White tea can help you look younger! White tea has a very high polyphenol count (that means it’s really good for you), which deliver fabulously gorgeous benefits! A recent studydemonstrated that tea drinkers may have already found their fountain of youth — in their mug! In the study, extracts in white tea inhibited wrinkle production by strengthening elastin and collagen — two important factors in your chances of developing what both men and women fear the most — fine lines and wrinkles. White tea can keep your joints younger too according to this 2011 study.

Black tea can help to reduce stress levels. Stressed out? A cup of black tea may be just what you need. One study found that black tea actually helped in reducing levels of the stress hormones in study participants. The fun does not stop there — black tea showed yet another benefit related to stress: blood pressure. As stress goes up, blood pressure does too, putting us at risk for developing a heart attack or stroke. A study published in the Journal of the American Medical Association found that six months of black tea consumption lowered systolic blood pressure.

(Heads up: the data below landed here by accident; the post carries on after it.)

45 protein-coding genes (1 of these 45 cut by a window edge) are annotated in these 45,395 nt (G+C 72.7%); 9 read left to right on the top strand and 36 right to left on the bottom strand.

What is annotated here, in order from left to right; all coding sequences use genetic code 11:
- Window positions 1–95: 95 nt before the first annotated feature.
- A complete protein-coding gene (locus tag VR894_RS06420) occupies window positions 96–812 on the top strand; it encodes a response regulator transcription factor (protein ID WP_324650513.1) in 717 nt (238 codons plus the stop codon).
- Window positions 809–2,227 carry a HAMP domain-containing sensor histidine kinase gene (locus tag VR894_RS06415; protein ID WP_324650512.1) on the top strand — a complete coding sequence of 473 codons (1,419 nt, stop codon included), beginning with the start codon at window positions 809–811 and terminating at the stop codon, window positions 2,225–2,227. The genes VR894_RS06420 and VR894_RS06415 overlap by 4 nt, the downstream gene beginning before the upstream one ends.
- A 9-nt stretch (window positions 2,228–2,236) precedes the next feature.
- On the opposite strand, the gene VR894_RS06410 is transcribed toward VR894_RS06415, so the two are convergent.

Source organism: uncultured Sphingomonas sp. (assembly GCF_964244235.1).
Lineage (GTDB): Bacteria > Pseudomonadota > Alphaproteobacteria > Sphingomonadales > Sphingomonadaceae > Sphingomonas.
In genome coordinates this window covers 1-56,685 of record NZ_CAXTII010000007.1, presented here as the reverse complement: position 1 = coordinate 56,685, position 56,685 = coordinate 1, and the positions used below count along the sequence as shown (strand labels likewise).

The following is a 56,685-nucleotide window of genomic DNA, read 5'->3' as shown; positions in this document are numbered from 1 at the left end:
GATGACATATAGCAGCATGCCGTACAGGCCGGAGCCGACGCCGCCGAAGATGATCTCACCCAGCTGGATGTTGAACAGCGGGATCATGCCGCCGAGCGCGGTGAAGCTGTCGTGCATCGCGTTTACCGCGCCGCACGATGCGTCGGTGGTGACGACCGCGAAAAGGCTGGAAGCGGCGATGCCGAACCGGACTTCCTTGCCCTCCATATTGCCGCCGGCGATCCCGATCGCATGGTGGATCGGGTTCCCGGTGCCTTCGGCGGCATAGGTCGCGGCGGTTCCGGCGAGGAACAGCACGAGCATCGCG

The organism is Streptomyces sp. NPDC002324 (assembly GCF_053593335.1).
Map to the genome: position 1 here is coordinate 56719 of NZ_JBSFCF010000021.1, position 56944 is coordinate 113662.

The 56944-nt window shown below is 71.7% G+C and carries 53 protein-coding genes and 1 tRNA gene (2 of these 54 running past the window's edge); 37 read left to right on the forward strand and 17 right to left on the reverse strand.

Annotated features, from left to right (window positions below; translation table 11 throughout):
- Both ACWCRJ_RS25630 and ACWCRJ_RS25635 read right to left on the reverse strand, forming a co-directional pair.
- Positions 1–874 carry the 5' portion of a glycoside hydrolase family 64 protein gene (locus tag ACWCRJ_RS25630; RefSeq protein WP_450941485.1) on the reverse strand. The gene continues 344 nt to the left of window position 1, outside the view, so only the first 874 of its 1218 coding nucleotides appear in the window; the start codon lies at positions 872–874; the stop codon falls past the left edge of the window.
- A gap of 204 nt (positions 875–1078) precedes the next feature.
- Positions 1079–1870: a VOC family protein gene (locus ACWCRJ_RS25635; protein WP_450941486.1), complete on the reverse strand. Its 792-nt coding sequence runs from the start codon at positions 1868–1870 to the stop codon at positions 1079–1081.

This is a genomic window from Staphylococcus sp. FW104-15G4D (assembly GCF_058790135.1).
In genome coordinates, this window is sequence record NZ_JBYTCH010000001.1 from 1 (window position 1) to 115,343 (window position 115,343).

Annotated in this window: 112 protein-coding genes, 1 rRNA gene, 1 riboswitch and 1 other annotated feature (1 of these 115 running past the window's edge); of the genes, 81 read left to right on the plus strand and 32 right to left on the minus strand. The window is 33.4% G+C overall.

It may help you fight diabetes. A 2010 study reviewing a variety of caffeinated teas found that the caffeine in tea may help in reducing the overall risk of diabetes.

Tea can make your ticker stronger! One study found that green tea helped to improve endothelial function rather quickly after consumption but resist the urge to add milk to your tea if you are drinking for better cardiovascular health! That’s because the caseins in milk may actually decrease the cardioprotective benefits you get from tea according to one study.